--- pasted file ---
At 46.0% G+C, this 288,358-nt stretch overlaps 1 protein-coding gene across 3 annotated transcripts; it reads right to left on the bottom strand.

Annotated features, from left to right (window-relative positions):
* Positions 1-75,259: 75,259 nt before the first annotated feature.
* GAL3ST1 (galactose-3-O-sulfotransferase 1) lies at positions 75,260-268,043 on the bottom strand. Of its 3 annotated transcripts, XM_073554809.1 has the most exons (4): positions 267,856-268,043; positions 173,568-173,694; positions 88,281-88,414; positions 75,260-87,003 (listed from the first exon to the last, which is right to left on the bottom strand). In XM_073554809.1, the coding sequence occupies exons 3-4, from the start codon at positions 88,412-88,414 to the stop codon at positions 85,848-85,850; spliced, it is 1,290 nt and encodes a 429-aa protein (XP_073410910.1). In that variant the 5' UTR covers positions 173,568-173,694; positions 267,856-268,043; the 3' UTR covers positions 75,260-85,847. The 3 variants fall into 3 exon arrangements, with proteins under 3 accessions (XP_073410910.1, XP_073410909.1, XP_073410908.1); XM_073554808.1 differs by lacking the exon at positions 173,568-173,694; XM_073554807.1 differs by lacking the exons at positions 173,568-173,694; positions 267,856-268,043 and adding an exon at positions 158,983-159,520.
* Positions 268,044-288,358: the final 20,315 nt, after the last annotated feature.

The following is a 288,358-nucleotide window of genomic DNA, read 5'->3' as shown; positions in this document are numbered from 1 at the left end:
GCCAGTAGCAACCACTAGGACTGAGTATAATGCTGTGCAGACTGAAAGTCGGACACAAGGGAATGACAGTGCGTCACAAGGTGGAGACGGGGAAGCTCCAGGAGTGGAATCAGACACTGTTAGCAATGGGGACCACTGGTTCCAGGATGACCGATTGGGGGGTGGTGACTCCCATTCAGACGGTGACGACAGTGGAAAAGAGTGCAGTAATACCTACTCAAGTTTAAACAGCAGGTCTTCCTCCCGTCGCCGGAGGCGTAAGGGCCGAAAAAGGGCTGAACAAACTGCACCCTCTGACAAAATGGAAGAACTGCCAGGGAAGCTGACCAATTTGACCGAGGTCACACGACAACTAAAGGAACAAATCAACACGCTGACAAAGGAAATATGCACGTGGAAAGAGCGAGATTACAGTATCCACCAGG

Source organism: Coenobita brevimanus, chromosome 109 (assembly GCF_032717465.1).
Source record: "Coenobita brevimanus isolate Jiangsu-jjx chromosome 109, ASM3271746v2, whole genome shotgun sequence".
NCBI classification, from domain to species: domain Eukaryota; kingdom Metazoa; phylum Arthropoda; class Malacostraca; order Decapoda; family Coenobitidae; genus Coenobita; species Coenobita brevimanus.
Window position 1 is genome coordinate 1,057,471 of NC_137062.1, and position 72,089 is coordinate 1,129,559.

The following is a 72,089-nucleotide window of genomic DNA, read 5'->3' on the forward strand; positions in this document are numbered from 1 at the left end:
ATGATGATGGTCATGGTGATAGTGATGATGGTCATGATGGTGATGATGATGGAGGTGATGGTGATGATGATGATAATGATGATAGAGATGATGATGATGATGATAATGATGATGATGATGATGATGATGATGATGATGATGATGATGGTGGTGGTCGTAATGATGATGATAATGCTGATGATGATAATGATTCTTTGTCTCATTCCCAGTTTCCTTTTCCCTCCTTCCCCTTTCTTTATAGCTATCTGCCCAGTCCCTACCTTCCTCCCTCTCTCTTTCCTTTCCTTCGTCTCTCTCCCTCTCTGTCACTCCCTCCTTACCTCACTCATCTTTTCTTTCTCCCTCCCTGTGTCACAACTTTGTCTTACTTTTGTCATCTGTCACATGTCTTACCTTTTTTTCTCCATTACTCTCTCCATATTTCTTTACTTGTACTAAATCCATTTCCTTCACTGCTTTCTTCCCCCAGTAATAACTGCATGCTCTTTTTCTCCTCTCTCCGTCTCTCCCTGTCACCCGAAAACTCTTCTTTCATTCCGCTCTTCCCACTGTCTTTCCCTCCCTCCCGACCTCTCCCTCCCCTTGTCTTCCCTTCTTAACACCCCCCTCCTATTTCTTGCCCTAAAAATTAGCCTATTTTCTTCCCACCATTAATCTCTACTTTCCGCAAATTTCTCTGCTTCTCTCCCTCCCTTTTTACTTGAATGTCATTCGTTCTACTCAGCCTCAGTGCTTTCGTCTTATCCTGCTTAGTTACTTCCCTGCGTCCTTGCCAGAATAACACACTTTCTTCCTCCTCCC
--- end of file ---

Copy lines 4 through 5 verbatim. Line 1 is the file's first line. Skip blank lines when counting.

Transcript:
* GAL3ST1 (galactose-3-O-sulfotransferase 1) lies at positions 75,260-268,043 on the bottom strand. Of its 3 annotated transcripts, XM_073554809.1 has the most exons (4): positions 267,856-268,043; positions 173,568-173,694; positions 88,281-88,414; positions 75,260-87,003 (listed from the first exon to the last, which is right to left on the bottom strand). In XM_073554809.1, the coding sequence occupies exons 3-4, from the start codon at positions 88,412-88,414 to the stop codon at positions 85,848-85,850; spliced, it is 1,290 nt and encodes a 429-aa protein (XP_073410910.1). In that variant the 5' UTR covers positions 173,568-173,694; positions 267,856-268,043; the 3' UTR covers positions 75,260-85,847. The 3 variants fall into 3 exon arrangements, with proteins under 3 accessions (XP_073410910.1, XP_073410909.1, XP_073410908.1); XM_073554808.1 differs by lacking the exon at positions 173,568-173,694; XM_073554807.1 differs by lacking the exons at positions 173,568-173,694; positions 267,856-268,043 and adding an exon at positions 158,983-159,520.
* Positions 268,044-288,358: the final 20,315 nt, after the last annotated feature.